For a class $W$:

Let $\mathcal{T}_0(W)=W$.
Let $\mathcal{T}_{\alpha+1}(W)=\{x\in V:x\subseteq\mathcal{T}_\alpha(W)\}\cup\mathcal{T}_\alpha(W)$.
Let $\mathcal{T}_{\beta}(W)=\bigcup_{\alpha\in\beta}\mathcal{T}_\alpha(W)$ for limit ordinals $\beta$.

Let $\mathrm{K}(W)=\min\{\alpha:\mathcal{T}_\alpha(W)=V\}$ (if such a minimum exists). The smaller this value is, the "closer" $W$ is to $V$.

With this definition, $\mathrm{K}(L)$ is guaranteed to be either a limit ordinal or $0$. Quite clearly $\mathrm{K}(L)=0\Leftrightarrow V=L$.

However, assuming $V\neq L$, is it possible to prove what $\mathrm{K}(L)$ is? Are there any models of ZFC in which it does not exist? (I.E. $M\models\forall\alpha\in\mathrm{Ord}(\mathcal{T}_\alpha(L)\neq V)$)

A couple facts that may help:

  • $\mathcal{T}_\alpha(L)$ is transitive for every $\alpha$ (Proven by transfinite induction)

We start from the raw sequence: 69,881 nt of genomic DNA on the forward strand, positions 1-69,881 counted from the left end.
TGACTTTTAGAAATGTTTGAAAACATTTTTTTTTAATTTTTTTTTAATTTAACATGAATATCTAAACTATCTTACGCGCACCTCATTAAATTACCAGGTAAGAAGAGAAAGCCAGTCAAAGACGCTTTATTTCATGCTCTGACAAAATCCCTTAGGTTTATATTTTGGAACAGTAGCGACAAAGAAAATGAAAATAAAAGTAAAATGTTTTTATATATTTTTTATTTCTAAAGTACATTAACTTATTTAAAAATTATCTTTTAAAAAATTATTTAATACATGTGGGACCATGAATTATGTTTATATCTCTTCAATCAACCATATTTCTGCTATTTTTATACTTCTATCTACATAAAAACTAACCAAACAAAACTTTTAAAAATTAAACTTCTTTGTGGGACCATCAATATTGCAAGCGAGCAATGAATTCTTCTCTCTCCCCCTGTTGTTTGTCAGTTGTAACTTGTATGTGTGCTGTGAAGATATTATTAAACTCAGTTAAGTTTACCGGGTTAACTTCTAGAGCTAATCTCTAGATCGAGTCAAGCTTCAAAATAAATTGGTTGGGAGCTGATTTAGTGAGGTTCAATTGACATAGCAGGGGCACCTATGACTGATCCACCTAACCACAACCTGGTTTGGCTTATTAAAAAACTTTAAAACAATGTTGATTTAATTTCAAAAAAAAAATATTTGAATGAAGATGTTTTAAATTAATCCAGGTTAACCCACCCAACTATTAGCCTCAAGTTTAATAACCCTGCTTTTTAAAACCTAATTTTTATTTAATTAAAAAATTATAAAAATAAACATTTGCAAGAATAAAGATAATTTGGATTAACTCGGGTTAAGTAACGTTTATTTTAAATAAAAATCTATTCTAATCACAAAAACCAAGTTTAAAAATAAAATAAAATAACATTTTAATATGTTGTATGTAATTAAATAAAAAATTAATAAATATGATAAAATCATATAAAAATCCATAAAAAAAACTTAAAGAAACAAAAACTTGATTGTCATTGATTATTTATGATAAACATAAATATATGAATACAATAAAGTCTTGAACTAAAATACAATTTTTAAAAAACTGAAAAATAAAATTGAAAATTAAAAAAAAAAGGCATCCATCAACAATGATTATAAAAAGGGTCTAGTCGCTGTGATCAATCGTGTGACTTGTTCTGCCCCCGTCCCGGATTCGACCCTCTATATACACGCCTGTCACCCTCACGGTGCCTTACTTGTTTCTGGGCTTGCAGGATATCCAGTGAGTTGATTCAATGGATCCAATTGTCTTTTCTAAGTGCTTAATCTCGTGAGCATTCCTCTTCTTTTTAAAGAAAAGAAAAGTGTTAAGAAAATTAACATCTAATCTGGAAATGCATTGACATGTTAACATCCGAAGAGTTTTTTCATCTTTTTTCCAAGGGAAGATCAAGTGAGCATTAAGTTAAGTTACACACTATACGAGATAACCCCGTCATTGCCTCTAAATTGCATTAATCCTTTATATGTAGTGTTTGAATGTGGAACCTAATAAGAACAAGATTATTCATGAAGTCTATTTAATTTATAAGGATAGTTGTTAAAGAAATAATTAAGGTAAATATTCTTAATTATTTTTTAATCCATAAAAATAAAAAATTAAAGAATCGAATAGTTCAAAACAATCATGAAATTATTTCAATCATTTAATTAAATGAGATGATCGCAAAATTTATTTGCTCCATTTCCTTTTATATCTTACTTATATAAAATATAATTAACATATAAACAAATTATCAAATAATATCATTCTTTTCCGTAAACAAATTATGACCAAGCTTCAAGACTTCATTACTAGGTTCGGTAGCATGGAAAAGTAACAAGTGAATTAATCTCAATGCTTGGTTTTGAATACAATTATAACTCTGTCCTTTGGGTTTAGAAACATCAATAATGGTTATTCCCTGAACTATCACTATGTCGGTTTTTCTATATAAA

• $V_{\omega+\alpha}\in\mathcal{T}_\alpha(L)$ (Proven also by transfinite induction)
  • $\mathrm{K}(L)\neq\alpha+1$ for any $\alpha$ (Transfinite induction)
  • $V\setminus L$ is either the empty set or a proper class (Deduction using the fact that $L$ is transitive and a model of the axiom of pairing)

Assume $V\not=L$. I claim that $K(L)$ does not exist.

There is a set $X\subset Ord$ with $X\notin L$.

For any ordinal $\alpha$, let $R_\alpha$ be a well-founded tree of rank $\alpha$, and let $\rho:R_\alpha\to \alpha$ be its rank function. For every $r\in R_\alpha$ define a set $x_r$ as follows:

  • $x_r = X$ if $\rho(r)=0$.
  • $x_r = \{ x_t: t \in succ(r)\}$ if $\rho(r)>0$. Here, $succ(r) $ is the set of direct successors of $r$ in $R_\alpha$.

I claim that $x_r\notin {\mathcal T}_{\rho(r)}$ for all $r$.

This is clear if $\rho(r)=0$, as $x_r=X\notin L={\mathcal T}_0(L)$.

If $\rho(r)=\beta+1$, and $t\in succ(r)$ has rank $\beta$, then $x_t\notin {\mathcal T}_\beta(L)$, so $x_r\nsubseteq {\mathcal T}_\beta(L)$.

If $\rho(r)=\delta$ is a limit, then for each $\beta<\delta$ we can find a successor $t$ of $r$ of rank $>\beta$. Since $x_t\in x_r$, we have $x_r\nsubseteq {\mathcal T}_\beta(X)$, so also $x_r\notin {\mathcal T}_\beta(X)$. So $x_r\notin {\mathcal T}_\delta(X)$.


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